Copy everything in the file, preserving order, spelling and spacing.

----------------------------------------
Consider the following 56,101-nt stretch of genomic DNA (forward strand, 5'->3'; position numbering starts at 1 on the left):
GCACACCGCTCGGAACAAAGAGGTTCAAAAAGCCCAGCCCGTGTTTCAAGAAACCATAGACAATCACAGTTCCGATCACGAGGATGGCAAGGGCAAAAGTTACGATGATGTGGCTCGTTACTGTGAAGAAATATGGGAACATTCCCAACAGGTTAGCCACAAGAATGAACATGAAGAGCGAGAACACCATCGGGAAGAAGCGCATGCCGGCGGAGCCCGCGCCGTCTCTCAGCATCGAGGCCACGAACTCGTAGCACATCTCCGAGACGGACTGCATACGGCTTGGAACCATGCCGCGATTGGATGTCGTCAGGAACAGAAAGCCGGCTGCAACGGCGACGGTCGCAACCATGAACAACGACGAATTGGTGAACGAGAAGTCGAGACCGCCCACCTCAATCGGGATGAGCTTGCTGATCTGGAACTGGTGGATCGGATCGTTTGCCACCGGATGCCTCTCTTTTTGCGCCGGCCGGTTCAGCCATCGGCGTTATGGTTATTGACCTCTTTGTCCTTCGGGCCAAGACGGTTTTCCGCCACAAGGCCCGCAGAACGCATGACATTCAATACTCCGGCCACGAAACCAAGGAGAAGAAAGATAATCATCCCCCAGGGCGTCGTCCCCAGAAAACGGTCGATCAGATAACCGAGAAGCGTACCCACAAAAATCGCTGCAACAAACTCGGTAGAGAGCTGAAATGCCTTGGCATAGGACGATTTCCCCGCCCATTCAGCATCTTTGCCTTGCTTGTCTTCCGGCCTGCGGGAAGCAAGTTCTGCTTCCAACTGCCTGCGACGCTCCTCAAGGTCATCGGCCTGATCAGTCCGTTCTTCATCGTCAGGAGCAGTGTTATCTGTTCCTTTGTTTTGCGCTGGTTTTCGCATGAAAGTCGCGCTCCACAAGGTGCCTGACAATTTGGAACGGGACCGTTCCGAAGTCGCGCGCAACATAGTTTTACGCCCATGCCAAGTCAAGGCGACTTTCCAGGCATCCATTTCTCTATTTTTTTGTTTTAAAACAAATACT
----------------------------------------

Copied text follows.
Consider the following 56,101-nt stretch of genomic DNA (forward strand, 5'->3'; position numbering starts at 1 on the left):
GCACACCGCTCGGAACAAAGAGGTTCAAAAAGCCCAGCCCGTGTTTCAAGAAACCATAGACAATCACAGTTCCGATCACGAGGATGGCAAGGGCAAAAGTTACGATGATGTGGCTCGTTACTGTGAAGAAATATGGGAACATTCCCAACAGGTTAGCCACAAGAATGAACATGAAGAGCGAGAACACCATCGGGAAGAAGCGCATGCCGGCGGAGCCCGCGCCGTCTCTCAGCATCGAGGCCACGAACTCGTAGCACATCTCCGAGACGGACTGCATACGGCTTGGAACCATGCCGCGATTGGATGTCGTCAGGAACAGAAAGCCGGCTGCAACGGCGACGGTCGCAACCATGAACAACGACGAATTGGTGAACGAGAAGTCGAGACCGCCCACCTCAATCGGGATGAGCTTGCTGATCTGGAACTGGTGGATCGGATCGTTTGCCACCGGATGCCTCTCTTTTTGCGCCGGCCGGTTCAGCCATCGGCGTTATGGTTATTGACCTCTTTGTCCTTCGGGCCAAGACGGTTTTCCGCCACAAGGCCCGCAGAACGCATGACATTCAATACTCCGGCCACGAAACCAAGGAGAAGAAAGATAATCATCCCCCAGGGCGTCGTCCCCAGAAAACGGTCGATCAGATAACCGAGAAGCGTACCCACAAAAATCGCTGCAACAAACTCGGTAGAGAGCTGAAATGCCTTGGCATAGGACGATTTCCCCGCCCATTCAGCATCTTTGCCTTGCTTGTCTTCCGGCCTGCGGGAAGCAAGTTCTGCTTCCAACTGCCTGCGACGCTCCTCAAGGTCATCGGCCTGATCAGTCCGTTCTTCATCGTCAGGAGCAGTGTTATCTGTTCCTTTGTTTTGCGCTGGTTTTCGCATGAAAGTCGCGCTCCACAAGGTGCCTGACAATTTGGAACGGGACCGTTCCGAAGTCGCGCGCAACATAGTTTTACGCCCATGCCAAGTCAAGGCGACTTTCCAGGCATCCATTTCTCTATTTTTTTGTTTTAAAACAAATACT